CHARLOTTE, NC — It was part New Year’s Eve, part Fourth of July, with a little Mardi Gras thrown in.
By the time President Barack Obama finished his rousing speech at the Democratic National Convention Thursday night the city was rocking.
As people poured out of the Time Warner Cable Arena, Charlotte resembled nothing so much as a giant street party, and every face wore a smile.
It had been a long time coming. The evening was carefully planned to stir the emotions, from the entertainment to the speeches.
Mary J. Blige belted out “One,” the Foo Fighters performed “There goes my hero,” and even the normally soporific Sen. John Kerry primed the crowd with an address that was as much comedy routine as political diatribe.
By the time Obama took the stage, the tens of thousands of delegates, journalists, guests and onlookers went wild. The Time Warner Cable Arena could barely contain the ovation.
What they heard was an Obama like they'd never heard him before. His speech had inspiration, exhortation and an undertone of acid.
Gone is the Great Post-Partisan Compromiser. This man is angry.
“When you pick up that ballot to vote, you will face the clearest choice of any time in a generation,” said the president. “And on every issue, the choice you face won’t be just between two candidates or two parties. It will be a choice between two different paths for America.”
Those two paths lead to radically different futures, he explained. The country can go forward, to a new and brighter future where every child has the gift of opportunity, seniors have a dignified and assured retirement, health care is affordable and no one is limited by race, gender or sexual orientation.
Or it can go backward to an America where the privileged few run the world and dictate how the hoi polloi can live; where women have no control over their bodies and the social values of the most conservative dictate the behavior of the rank and file.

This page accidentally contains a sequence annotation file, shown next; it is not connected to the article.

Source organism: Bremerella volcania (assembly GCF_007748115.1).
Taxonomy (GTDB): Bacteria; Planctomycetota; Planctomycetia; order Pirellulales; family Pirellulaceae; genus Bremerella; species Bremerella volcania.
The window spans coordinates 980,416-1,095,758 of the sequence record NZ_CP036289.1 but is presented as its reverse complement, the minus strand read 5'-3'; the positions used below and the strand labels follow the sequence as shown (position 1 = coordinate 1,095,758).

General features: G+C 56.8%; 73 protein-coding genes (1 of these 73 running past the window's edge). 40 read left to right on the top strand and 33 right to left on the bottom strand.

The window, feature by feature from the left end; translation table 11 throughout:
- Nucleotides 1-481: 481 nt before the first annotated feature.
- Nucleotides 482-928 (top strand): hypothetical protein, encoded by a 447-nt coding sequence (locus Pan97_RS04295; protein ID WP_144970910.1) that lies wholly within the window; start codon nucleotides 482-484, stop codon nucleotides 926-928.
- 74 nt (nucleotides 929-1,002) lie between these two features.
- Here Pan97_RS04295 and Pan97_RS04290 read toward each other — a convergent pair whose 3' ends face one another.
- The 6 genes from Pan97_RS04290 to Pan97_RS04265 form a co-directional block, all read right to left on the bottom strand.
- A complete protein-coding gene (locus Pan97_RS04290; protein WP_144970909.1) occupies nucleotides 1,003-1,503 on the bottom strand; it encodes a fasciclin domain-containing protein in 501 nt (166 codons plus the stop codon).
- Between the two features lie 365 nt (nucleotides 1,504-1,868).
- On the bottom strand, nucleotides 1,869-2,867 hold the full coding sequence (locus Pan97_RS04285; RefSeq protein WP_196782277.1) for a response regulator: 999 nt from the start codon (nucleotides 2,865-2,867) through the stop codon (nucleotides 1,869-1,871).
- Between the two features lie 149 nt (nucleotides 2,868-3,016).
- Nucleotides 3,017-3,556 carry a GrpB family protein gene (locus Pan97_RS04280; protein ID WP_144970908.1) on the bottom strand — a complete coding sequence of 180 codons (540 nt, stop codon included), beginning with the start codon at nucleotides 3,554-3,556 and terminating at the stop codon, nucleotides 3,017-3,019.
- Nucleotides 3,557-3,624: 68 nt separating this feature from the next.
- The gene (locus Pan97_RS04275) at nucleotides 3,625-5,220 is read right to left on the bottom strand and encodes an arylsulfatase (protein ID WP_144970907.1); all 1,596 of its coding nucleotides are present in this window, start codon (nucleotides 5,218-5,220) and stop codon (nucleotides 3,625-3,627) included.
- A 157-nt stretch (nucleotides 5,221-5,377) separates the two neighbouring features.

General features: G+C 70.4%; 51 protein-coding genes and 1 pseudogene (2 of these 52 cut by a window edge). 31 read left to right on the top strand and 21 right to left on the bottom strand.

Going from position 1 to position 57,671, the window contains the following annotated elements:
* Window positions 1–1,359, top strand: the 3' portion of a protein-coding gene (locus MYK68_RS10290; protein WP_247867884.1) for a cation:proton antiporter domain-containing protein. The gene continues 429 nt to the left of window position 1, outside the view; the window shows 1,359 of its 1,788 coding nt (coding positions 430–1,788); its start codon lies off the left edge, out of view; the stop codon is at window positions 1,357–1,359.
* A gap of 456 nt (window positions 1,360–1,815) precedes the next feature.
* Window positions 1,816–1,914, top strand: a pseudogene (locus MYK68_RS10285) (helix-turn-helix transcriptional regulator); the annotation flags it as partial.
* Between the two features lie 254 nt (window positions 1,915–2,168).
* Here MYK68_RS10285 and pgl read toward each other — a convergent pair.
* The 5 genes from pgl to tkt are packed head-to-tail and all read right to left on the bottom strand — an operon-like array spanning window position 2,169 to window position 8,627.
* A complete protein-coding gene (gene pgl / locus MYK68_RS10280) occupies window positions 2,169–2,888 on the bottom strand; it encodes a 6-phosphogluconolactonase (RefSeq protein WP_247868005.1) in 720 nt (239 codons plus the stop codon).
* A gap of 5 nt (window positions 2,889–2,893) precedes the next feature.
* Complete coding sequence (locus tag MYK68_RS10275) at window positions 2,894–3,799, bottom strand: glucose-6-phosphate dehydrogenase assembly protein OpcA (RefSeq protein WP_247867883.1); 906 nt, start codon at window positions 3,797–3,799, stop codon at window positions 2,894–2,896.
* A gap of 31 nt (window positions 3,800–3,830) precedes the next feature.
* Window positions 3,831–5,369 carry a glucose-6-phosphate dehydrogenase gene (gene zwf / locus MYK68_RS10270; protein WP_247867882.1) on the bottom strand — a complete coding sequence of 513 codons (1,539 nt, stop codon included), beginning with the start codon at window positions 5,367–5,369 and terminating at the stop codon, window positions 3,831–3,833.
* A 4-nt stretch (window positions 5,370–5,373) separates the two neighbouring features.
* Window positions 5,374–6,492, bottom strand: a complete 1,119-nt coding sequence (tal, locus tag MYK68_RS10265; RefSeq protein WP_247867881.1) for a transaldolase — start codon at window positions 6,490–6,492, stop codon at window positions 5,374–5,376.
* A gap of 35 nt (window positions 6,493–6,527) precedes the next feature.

The choice is yours, he said.
“If you turn away now … if you buy into the cynicism that the change we fought for isn’t possible, well, change will not happen,” he said. Instead, Americans' lives will be dictated by “lobbyists and special interests; the people with the $10 million checks who are trying to buy this election, and those who are making it harder for you to vote; Washington politicians who want to decide who you can marry, or control health care choices that women should be making for themselves.”
The themes were vintage Obama; he dotted the speech liberally with the words “hope” and “change,” but he spent just as much time targeting those who have stood in the way — the elite, the special interests, the intransigent opposition — in short, the Republicans.
More Highway 2012: Tampa's torrential RNC
“Now, our friends down in Tampa, at the Republican convention, were more than happy to talk about everything they think is wrong with America, but they didn’t have much to say about how they’d make it right,” he said. “They want your vote, but they don’t want you to know their plan. And that’s because all they had to offer is the same prescription they’ve had for the last thirty years: 'Have a surplus? Try a tax cut … Deficit too high? Try another. Feel a cold coming on? Take two tax cuts, roll back some regulations, and call us in the morning.'”
The crowd loved that. One of the biggest hands Obama got was a seemingly throwaway line toward the end of his speech.
“I recognize that times have changed since I frst spoke to this convention,” he said. “The times have changed, and so have I. I’m no longer just a candidate. I’m the president.”
The crowd stood and roared, interrupting his delivery for more than a minute.
The central theme of the speech was, of course, that nothing was impossible with grit and determination, and the backing of the voters.
“But know this, America: Our problems can be solved,” said the president.